The site of the new Frederick Douglass Elementary School in Leesburg is a work in progress, with piles of cinder blocks stacked in dirt and plywood walls framed by scaffolding.

As the structure takes shape, so does the community that will call the building home: Timothy Martino, Frederick Douglass Elementary’s principal, assumed his new role this week and will oversee the months-long process of preparing for the school’s opening in the fall.

Martino, 37, said he has been contacted by numerous parents who have expressed their support for and excitement over the school’s arrival.

“There’s been a great outreach on the parents’ part. They’ve been contacting me via e-mail, and I’ve had some really good conversations with parents who are eager to help, eager to volunteer,” Martino said.

But not all members of the new school community share that enthusiasm. The opening of the school required the Loudoun County School Board to establish new elementary school attendance zones in Leesburg last year. The heated, months-long process ended last month, when the board adopted a plan that will relocate a little more than 1,000 students to different schools for the 2012-13 academic year. The outcome pleased some communities but left others angered by the prospect of having to send their children to a different school.

Parents from the Potomac Station and Beacon Hill communities filed complaints in Loudoun County Circuit Court this month to ask that the court direct the new School Board, which took office in January, to reverse its decision and reopen the school redistricting process.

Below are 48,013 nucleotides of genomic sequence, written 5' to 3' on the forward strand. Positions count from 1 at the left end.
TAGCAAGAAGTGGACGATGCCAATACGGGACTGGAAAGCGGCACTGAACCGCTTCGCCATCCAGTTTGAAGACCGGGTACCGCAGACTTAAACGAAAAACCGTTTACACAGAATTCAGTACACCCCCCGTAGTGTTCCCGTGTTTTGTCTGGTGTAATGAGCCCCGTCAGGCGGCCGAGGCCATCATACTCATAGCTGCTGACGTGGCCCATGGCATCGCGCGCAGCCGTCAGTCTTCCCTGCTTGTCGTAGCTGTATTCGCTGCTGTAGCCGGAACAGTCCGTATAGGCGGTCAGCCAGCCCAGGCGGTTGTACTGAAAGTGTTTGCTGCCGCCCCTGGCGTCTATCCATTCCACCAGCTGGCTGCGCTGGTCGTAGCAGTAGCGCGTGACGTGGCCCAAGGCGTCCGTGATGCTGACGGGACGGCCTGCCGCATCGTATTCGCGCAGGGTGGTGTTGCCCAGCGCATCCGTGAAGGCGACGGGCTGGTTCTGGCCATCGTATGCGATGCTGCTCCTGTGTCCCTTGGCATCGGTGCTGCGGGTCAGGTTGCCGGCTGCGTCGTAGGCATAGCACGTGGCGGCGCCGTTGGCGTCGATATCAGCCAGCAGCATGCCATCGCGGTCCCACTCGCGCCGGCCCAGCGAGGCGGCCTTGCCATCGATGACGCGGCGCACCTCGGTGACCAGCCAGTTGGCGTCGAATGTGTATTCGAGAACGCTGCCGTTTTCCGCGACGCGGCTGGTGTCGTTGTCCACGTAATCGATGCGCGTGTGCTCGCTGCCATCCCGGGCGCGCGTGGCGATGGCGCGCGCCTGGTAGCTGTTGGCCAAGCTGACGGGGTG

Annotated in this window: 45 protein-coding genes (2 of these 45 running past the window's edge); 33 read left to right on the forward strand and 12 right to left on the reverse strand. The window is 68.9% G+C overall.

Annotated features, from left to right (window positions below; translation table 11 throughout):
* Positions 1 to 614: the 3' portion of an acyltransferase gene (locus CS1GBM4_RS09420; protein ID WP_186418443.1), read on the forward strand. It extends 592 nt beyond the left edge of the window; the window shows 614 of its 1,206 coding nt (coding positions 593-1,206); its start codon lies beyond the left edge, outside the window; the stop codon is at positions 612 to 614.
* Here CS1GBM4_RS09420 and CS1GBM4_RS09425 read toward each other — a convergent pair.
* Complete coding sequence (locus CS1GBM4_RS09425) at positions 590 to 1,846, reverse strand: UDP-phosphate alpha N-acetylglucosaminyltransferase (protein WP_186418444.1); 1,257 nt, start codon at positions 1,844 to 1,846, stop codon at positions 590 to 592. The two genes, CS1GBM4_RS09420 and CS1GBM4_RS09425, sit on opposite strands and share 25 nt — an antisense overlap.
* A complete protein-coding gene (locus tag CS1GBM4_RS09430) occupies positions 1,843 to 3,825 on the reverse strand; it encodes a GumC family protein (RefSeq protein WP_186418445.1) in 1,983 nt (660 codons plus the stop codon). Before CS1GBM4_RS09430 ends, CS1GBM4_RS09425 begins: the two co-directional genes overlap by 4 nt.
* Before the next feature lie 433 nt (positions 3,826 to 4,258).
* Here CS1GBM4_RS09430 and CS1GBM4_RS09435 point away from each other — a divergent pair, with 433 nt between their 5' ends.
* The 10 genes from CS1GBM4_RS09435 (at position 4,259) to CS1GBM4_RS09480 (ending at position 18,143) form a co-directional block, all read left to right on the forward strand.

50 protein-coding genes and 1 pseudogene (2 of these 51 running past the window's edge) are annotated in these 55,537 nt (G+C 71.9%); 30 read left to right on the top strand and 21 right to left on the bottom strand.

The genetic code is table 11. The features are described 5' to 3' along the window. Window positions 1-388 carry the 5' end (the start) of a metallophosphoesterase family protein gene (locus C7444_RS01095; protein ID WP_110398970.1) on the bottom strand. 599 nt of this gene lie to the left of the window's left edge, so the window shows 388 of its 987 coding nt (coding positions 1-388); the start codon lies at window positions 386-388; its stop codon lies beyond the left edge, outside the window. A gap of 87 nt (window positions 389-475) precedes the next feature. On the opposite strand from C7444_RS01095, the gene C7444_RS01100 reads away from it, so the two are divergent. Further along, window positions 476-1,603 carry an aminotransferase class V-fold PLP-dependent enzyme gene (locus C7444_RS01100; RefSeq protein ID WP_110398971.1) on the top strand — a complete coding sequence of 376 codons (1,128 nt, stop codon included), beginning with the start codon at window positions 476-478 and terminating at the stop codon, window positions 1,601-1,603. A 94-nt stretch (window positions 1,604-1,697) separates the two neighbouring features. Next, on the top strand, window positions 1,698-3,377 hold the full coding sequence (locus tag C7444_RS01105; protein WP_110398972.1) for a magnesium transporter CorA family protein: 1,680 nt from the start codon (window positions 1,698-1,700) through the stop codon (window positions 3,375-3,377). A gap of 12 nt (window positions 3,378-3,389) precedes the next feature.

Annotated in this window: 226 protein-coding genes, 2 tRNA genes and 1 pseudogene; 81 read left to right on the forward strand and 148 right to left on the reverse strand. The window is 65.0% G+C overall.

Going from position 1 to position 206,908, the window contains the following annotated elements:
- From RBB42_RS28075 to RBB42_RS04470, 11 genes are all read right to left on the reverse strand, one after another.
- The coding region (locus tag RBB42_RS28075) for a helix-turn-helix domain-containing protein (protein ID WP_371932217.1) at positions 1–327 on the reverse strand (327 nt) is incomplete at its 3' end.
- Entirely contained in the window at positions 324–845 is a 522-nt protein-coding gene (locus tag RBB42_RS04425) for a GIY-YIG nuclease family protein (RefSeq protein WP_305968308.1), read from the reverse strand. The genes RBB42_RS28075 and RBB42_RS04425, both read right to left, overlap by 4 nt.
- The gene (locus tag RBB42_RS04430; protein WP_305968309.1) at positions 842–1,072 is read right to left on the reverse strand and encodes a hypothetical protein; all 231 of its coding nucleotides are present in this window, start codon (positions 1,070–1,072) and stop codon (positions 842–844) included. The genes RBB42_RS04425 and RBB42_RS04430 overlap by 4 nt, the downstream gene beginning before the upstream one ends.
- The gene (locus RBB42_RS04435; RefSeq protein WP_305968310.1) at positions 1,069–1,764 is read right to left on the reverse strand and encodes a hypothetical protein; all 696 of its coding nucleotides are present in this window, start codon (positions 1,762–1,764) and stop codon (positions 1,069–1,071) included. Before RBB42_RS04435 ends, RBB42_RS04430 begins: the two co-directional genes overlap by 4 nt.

Some families from the Potomac Station neighborhood, labeled CL-19 on the adopted attendance zone map, were distraught that their neighborhood was split from the rest of their community. Their attorney in the case is Bob Ohneiser, a former School Board member for the Broad Run district.

Ohneiser, who practices school law, said the petition for judicial review was filed to correct what he referred to as a “due process failure.” He said residents of CL-19 thought they were considered part of a larger community.

It was only at the “eleventh hour,” Ohneiser said, when residents were told that they were going to be split from their surrounding community and that their children would attend Frederick Douglass Elementary instead of John W. Tolbert Elementary, in a move designed to help balance the number of low-income students and students identified as English-language learners across Leesburg’s nine elementary schools.

“They were told, ‘We’re going to ignore the fact that you’re actually part of Potomac Station; you’re part of an HOA. We’re going to ignore all that because we need to make the numbers work,’ ” Ohneiser said.

Under the adopted plan, 31 percent of Frederick Douglass Elementary’s students are considered low-income students, a number that school officials have said will lower in coming years as students from neighborhoods under construction are added to the mix.

Wayde Byard, spokesman for Loudoun public schools, said that there are generally “ill feelings” about new school boundaries in the immediate aftermath of the rezoning process but that the school system has never been sued before.

“It’s been threatened before, but this is the first one that’s actually gone to court,” he said. “We have split communities before. We don’t like to, but sometimes it’s inevitable.”

Martino said he is focusing on preparing the school for its opening and is looking forward to working with a diverse student population. He has spent his entire 15-year career in Loudoun, and has served as principal of Sully Elementary in Sterling for the past five years, a school with a higher percentage of low-income students and English-language learners than Frederick Douglass, Martino said.

“We’re excited for all of the kids who are coming, every one,” he said.

In the coming months, Martino said, he will be busy putting together his staff and holding community meetings so that parents and students can “have a chance to talk and start building our own Frederick Douglass community.”

He said he and his staff will focus on ways to “meet all of the children where they are, whatever that level is” and to help them succeed.

“It will be an exciting time for all of us, once we get the ball rolling,” he said.